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Flowers are the RAGE these days. Wear them in your hair, on your wrist, a jacket or a coat, on a velveteen ribbon around your waist… or sew several to a pillow, fill a bowl, upscale a gift. If you’re planning a wedding, these airy flowers add an etherial, romantic touch wherever you use them. They can be rather expensive to buy, but are downright cheap to make. And with just a little practice you can turn out a dozen of these beauties in one afternoon.

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Flowers are the RAGE these days. Wear them in your hair, on your wrist, a jacket or a coat, on a velveteen ribbon around your waist… or sew several to a pillow, fill a bowl, upscale a gift. If you’re planning a wedding, these airy flowers add an etherial, romantic touch wherever you use them. They can be rather expensive to buy, but are downright cheap to make. And with just a little practice you can turn out a dozen of these beauties in one afternoon.

I’ve always enjoyed melting things, and these flowers give me a legitimate reason to light a candle and melt some fabric. Because, that’s really all you do to make these flowers. Synthetic fabrics will melt when held near a flame. They will also ignite if you put them too close, so before you get started, look for a draft-free spot away from anything flammable where you can focus on what you’re doing (without helpful kiddos or pets).

Fabric and Other Supplies

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  • Synthetic fabrics like nylon organza and polyester satin and lining fabric. They are inexpensive and melt easily. You can use only organza in a single color, or you can mix colors and add in some poly lining fabric as I did in the photo at the top of this page. I like the way the different fabrics and colors add depth to the flower. In the flower above I used a turquoise bubble organza, champagne sparkle organza, plus medium and dark turquoise poly lining fabric.
  • A heat source. I use a votive candle because it will burn a long time and it’s short, so I can sit while I work. Some people use a lighter, but I find that more difficult to control. Some people use a jar candle, but I often use the slightly cooler side of the flame to melt more heat-sensitive fabrics (like organza).
  • A pattern ( optional, cutting free-form flowers is faster and can look great). I’ve included two templates. If you are cutting a bunch of pieces, cut the outer pieces first so you can keep using the same pattern by cutting it smaller and smaller. You can cut through several layers of fabric at a time.
  • Beads or buttons . For the center of the flower, you can sew in a fancy rhinestone button, or a single pearl bead (as shown above), or a half-dozen seed beads.
  • Aluminum foil. I usually work on a piece of aluminum foil. It’s non-flammable and if there are drips, I have not ruined anything.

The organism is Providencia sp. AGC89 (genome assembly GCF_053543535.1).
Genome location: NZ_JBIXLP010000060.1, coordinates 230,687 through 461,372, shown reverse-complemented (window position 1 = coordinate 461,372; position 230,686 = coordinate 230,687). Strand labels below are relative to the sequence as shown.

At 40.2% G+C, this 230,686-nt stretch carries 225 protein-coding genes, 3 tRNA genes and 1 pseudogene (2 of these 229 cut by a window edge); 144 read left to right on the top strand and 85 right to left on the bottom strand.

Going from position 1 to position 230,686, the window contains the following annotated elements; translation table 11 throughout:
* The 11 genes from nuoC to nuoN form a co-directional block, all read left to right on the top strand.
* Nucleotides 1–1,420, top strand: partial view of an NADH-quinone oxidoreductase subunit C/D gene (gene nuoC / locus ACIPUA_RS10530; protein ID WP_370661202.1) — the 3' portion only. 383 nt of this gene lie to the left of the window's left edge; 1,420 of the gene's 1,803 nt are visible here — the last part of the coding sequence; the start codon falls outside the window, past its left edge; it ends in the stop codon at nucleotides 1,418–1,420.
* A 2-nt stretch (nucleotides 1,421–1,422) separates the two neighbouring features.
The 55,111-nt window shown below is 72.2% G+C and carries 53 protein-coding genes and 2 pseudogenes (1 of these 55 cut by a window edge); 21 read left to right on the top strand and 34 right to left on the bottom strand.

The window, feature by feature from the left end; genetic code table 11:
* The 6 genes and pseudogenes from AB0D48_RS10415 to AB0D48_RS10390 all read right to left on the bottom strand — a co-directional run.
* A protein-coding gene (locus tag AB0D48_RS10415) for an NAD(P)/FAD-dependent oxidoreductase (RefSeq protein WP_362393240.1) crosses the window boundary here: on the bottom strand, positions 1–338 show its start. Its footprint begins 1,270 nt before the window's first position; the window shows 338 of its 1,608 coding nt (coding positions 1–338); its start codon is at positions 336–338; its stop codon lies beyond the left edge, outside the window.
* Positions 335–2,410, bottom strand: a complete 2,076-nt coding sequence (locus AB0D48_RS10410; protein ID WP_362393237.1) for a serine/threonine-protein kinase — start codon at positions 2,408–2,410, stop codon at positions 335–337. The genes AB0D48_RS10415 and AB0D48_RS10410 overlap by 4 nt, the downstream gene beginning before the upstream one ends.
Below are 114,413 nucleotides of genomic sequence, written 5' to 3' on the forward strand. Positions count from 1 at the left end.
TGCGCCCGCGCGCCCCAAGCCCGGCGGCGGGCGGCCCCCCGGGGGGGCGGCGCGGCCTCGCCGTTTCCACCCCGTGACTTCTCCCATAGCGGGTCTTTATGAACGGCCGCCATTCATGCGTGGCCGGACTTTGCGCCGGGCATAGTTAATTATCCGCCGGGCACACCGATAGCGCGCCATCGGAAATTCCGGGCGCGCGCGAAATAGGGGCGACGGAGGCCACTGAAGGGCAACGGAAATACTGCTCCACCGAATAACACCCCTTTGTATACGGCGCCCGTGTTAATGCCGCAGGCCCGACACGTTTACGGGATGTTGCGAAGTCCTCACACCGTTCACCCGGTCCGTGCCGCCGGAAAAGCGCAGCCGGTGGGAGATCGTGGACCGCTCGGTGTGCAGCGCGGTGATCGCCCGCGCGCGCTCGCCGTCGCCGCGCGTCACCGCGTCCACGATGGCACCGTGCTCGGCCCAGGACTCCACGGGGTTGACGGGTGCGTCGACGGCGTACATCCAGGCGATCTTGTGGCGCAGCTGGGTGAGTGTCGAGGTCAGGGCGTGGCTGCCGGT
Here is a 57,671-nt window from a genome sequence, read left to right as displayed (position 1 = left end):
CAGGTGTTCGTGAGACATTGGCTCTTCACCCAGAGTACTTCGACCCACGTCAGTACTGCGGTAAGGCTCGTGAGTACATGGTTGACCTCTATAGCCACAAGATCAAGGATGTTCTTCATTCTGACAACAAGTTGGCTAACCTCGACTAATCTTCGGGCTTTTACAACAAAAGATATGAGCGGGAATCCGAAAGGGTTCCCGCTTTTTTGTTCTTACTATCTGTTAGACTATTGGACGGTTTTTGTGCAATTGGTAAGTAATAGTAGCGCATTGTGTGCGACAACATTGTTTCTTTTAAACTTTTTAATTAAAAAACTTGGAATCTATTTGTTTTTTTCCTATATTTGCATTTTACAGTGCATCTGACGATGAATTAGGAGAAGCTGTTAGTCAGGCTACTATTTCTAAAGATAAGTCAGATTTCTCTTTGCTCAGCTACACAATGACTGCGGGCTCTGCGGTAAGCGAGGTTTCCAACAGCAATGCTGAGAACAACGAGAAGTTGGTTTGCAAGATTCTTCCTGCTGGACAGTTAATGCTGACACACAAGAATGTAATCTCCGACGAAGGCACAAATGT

• A sewing needle
  • Thread in a coordinated color, or a transparent/invisible nylon thread
  • Straight pins
  • Scissors
  • Bottle of water (just to be safe)

Getting Started

  1. Find a draft-free location to work. The smallest breeze moves the heat from your candle and changes how it affects the flower. If you can avoid any draft, you can maintain significantly better control.
  2. Before you cut out your flowers, I suggest that you cut several free-form circles and practice with them until you get the hang of it.
  3. If you choose to use a template, download and print the Circle Template and/or Flower Template.
  4. Determine how many flowers you want to make, the size and relative fullness. You can use as few or as many layers as you like. Generally at least five or six layers are needed, but you can use many more if you want to make a big full flower. The flower shown above is five inches and has thirteen layers. Begin with a slightly larger size shape than you want for your finished flower because the heat and melting will shrink the fabric.

Making the Flower

  1. Cut your shapes.
  2. Hold one piece at a time over the candle flame. You don’t need to be very close to the flame for the fabric to begin to melt. Slowly rotate the fabric until you have gone all the way around and have achieved the style of edge you like.
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  3. Start with the your largest piece and work down to the smallest.
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  4. Stack your layers from largest to smallest. The flowers actually look prettier if you’re not too perfect in how you arrange them.
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  5. Shift layers from side-to-side until you achieve a natural look.
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  6. Pick up your flower, keeping a finger in the center and at the base so your arrangement doesn’t slip. Use a straight pin from the backside through the uppermost layer and back to the back side as shown.
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  7. Sew your bead or beads into place.

Hints and Tips

If you want to attach your flower to a barrette or a headband, for example, you can sew your flower to a piece of felt that can in turn be sewn onto the top of a barrette or to headband.

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